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August 2011 | Adam Leach
Department for Education’s market-based approach to higher education
will fail unless providers publish accurate data, from which companies can
benchmark costs, according to a report.
department wants smaller providers of education services, such as social
enterprises, to be able to compete alongside larger organisations. Published
today, a report by the Committee ofPublic Accounts (PAC)
said if the policy was to succeed, better and more accurate data must be made
available to allow organisations to identify value for money and make them
better able to compete.
committee consulted three education institutions that had managed to make
efficiency savings. Each highlighted the importance of knowing what competitors
were doing. The report concluded: “The department’s market-based delivery model will not
deliver its objectives of improving choice and quality for students unless good
comparative information between providers is available.”
also called on government to provide greater incentives, or strip away
disincentives, for smaller providers to collaborate. It found that one obstacle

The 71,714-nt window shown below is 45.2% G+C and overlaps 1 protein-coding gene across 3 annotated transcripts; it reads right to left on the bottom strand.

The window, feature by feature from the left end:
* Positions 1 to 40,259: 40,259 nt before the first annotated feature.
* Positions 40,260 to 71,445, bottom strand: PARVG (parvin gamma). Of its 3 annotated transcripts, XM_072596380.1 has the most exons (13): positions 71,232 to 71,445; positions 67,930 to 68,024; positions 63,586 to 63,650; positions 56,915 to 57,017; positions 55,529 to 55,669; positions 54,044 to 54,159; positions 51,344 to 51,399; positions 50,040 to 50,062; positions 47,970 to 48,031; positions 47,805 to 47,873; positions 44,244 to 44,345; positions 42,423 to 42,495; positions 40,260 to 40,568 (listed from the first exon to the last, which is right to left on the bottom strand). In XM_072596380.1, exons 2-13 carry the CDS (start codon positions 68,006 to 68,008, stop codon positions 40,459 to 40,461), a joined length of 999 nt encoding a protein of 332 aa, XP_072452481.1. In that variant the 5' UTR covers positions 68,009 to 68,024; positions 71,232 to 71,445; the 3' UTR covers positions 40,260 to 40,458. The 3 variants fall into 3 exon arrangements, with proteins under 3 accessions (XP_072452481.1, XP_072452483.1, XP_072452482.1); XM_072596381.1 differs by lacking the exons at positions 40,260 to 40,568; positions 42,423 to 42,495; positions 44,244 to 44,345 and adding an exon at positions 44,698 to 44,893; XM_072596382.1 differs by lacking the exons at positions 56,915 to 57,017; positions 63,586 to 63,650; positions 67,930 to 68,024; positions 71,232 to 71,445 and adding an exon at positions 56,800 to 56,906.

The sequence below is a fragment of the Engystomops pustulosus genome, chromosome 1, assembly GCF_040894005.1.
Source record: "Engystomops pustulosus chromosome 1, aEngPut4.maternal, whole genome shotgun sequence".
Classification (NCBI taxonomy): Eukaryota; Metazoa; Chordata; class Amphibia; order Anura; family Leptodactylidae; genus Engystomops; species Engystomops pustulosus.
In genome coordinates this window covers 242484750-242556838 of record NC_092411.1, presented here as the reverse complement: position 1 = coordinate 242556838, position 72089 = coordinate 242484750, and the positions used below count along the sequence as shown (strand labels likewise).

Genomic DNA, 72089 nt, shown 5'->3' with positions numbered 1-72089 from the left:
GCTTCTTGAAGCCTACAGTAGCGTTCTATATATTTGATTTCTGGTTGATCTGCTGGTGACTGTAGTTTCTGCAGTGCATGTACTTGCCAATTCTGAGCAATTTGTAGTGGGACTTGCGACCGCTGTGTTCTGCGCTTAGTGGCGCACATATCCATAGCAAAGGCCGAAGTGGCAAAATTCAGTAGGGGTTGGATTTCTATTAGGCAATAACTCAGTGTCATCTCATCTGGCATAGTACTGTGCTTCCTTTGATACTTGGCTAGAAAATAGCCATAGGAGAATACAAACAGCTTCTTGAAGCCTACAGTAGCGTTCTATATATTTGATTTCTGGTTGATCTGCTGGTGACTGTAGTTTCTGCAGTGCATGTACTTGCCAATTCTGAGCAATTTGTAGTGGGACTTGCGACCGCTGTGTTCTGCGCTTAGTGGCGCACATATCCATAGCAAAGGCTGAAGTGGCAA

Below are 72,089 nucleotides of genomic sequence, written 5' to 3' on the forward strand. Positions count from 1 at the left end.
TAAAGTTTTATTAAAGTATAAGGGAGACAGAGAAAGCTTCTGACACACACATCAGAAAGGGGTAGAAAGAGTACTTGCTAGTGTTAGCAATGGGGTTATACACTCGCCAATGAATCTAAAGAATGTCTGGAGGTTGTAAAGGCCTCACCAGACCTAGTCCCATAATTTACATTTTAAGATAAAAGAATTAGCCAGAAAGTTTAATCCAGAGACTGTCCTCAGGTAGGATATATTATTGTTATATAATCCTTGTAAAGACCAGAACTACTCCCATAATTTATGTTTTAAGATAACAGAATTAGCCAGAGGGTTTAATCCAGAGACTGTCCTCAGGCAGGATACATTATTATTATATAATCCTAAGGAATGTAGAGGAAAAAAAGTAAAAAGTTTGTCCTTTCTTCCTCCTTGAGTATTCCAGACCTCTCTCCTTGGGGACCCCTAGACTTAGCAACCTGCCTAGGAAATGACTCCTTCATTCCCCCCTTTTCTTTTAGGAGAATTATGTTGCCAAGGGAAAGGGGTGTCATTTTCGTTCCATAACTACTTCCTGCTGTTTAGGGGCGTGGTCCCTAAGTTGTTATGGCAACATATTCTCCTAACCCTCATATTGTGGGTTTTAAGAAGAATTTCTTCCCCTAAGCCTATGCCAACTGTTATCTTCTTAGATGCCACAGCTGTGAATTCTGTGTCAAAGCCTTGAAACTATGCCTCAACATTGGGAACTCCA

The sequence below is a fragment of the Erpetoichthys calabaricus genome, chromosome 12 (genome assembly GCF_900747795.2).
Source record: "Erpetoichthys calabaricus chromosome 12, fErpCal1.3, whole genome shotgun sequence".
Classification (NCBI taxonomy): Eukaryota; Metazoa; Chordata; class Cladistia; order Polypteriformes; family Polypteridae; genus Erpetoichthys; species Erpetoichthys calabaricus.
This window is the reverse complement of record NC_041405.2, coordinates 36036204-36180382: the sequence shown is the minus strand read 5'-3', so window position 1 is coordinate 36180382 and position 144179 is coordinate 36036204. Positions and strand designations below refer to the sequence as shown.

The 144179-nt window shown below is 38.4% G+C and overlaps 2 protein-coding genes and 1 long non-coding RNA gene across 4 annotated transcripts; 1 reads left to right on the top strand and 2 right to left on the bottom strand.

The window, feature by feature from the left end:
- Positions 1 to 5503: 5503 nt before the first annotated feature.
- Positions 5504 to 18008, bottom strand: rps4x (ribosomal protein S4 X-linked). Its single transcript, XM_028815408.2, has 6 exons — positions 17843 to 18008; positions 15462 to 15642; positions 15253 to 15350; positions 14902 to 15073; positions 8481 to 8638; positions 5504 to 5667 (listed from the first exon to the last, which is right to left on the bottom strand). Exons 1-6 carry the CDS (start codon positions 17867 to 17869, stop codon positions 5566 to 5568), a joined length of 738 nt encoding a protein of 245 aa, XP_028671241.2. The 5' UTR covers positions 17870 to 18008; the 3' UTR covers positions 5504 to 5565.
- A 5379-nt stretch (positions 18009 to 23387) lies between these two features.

is their cost base but that by teaming up with others to improve their buying
power they could put themselves on an equal footing with larger companies.
However, the direct competition between small providers to attract pupils is
stifling collaboration. The report also called for a change to assessment
criteria so organisations could continue to be assessed independently even if
they formed a federation.
chairwoman Margaret Hodge, said:“Students in larger institutions have
generally achieved better results. Smaller providers could achieve some of the
benefits of size, such as economies of scale and improvements to quality and
choice, through collaboration. However, the competitive market in which
providers operate can act as a barrier to cooperation.”
last year the London University Purchasing Consortium (LUPC) announced it wouldmake annual savings of £2 million on legal fees as a result of leveraging buying power.